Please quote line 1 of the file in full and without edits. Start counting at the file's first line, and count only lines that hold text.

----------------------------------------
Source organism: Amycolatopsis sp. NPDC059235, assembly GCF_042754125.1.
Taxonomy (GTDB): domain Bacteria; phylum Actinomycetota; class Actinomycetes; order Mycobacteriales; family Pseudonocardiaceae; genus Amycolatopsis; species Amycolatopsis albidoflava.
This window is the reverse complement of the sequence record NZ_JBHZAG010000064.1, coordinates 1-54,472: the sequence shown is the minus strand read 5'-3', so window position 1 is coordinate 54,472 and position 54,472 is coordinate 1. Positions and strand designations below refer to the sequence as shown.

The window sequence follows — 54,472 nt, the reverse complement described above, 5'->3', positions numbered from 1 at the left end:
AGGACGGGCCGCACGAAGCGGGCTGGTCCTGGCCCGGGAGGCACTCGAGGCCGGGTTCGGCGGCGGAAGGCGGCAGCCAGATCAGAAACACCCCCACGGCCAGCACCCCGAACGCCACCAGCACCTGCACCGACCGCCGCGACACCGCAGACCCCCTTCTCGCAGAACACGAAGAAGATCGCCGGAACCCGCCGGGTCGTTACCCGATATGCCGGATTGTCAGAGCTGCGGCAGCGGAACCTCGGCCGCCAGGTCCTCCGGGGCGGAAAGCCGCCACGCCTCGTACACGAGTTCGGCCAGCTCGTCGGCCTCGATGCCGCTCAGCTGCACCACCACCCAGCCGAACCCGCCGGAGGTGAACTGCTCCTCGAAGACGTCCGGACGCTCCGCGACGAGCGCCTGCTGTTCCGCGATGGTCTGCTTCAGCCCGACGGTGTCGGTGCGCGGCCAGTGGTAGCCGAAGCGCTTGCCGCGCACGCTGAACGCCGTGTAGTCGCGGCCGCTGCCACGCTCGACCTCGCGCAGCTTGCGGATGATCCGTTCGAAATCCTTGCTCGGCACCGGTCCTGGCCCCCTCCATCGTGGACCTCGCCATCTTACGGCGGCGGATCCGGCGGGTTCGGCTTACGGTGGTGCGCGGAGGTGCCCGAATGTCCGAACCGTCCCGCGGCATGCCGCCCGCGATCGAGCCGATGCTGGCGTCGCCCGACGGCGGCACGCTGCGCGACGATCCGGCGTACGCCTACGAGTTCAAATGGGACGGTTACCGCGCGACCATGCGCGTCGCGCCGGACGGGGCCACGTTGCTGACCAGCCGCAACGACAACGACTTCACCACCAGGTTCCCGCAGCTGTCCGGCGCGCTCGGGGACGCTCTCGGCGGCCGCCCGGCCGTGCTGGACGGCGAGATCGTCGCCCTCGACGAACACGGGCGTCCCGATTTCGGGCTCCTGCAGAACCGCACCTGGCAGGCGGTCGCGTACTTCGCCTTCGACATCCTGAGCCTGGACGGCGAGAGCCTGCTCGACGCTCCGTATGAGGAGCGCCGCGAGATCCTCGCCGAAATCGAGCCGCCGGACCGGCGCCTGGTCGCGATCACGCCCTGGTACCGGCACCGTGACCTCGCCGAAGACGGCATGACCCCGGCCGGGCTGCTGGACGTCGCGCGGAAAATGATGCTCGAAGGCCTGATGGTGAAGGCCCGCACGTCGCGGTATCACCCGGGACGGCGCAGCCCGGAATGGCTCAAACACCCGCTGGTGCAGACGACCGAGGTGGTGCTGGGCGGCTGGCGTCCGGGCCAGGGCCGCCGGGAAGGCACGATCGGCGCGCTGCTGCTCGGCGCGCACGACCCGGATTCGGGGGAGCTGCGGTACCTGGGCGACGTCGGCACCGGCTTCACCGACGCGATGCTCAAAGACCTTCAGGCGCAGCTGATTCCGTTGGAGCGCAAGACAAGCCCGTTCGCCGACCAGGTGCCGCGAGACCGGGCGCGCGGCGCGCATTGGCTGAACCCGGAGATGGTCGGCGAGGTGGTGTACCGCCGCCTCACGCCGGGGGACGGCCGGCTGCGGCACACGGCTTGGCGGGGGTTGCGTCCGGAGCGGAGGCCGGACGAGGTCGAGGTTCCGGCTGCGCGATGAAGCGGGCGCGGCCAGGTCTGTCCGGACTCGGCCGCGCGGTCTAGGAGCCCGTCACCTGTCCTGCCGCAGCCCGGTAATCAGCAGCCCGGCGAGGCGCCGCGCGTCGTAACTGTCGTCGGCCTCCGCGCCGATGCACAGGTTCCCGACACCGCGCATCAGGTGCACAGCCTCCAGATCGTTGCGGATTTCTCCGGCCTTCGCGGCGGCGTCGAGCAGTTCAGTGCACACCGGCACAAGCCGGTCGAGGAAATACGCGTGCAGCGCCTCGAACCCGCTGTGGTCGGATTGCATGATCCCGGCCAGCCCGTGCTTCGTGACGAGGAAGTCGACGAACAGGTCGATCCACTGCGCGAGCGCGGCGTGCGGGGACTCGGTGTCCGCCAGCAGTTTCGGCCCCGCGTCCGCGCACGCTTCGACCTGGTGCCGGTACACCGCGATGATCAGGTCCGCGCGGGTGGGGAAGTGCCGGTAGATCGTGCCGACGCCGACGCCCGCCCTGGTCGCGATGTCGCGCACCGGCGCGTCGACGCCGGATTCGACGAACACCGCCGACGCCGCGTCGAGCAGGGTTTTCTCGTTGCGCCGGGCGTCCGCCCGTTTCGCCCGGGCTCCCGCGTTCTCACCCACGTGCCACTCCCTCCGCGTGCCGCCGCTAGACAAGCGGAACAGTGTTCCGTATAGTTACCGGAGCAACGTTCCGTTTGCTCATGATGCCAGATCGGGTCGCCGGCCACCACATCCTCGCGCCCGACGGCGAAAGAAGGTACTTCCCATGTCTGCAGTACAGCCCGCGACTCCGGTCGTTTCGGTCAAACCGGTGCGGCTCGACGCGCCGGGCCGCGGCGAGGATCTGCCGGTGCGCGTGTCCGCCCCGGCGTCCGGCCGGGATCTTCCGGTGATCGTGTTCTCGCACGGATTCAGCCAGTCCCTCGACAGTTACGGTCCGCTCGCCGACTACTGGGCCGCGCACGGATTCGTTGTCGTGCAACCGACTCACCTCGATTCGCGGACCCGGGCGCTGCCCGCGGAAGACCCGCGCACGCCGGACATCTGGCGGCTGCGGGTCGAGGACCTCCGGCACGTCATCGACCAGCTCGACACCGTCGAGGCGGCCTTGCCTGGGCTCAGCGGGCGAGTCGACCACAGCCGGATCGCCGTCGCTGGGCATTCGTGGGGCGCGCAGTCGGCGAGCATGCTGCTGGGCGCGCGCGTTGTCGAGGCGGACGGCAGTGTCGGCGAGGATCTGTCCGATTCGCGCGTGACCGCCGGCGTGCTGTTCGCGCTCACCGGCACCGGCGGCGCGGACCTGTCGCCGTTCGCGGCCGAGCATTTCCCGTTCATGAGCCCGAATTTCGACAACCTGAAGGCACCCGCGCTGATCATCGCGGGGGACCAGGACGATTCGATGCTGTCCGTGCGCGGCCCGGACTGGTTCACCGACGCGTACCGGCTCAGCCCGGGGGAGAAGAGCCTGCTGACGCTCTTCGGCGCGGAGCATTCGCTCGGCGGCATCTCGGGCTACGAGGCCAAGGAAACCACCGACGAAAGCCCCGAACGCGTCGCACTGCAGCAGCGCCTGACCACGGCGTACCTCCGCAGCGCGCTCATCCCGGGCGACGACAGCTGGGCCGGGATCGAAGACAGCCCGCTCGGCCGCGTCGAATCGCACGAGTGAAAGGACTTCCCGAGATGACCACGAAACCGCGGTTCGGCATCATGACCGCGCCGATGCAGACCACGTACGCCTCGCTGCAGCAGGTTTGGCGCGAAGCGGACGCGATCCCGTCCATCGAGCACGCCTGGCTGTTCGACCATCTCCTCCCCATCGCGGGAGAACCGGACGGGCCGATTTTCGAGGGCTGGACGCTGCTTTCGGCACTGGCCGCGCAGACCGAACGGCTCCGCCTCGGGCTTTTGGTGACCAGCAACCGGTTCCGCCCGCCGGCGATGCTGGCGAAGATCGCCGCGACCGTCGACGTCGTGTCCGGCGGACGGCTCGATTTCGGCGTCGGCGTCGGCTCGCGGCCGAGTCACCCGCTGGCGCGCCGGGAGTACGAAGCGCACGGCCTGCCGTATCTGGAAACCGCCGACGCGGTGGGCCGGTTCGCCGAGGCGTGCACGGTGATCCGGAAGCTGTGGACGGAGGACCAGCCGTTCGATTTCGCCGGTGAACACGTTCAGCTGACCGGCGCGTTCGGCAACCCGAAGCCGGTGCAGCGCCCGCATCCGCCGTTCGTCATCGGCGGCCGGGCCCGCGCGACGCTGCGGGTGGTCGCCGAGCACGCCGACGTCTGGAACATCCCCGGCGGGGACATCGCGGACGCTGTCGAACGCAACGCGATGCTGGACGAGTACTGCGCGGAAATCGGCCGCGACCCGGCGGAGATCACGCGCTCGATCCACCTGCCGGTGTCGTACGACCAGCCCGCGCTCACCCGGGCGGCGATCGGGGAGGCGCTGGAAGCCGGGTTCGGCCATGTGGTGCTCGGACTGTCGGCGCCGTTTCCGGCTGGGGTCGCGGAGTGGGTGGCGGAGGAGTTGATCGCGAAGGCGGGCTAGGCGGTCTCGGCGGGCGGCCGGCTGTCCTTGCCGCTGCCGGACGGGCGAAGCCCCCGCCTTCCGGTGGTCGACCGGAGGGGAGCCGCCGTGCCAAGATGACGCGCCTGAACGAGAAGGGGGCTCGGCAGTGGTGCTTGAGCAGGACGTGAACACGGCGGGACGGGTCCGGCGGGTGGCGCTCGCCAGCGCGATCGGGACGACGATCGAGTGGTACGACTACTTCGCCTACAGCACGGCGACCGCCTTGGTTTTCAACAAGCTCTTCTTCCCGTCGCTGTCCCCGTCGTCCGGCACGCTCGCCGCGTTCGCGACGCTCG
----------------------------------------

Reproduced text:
Source organism: Amycolatopsis sp. NPDC059235, assembly GCF_042754125.1.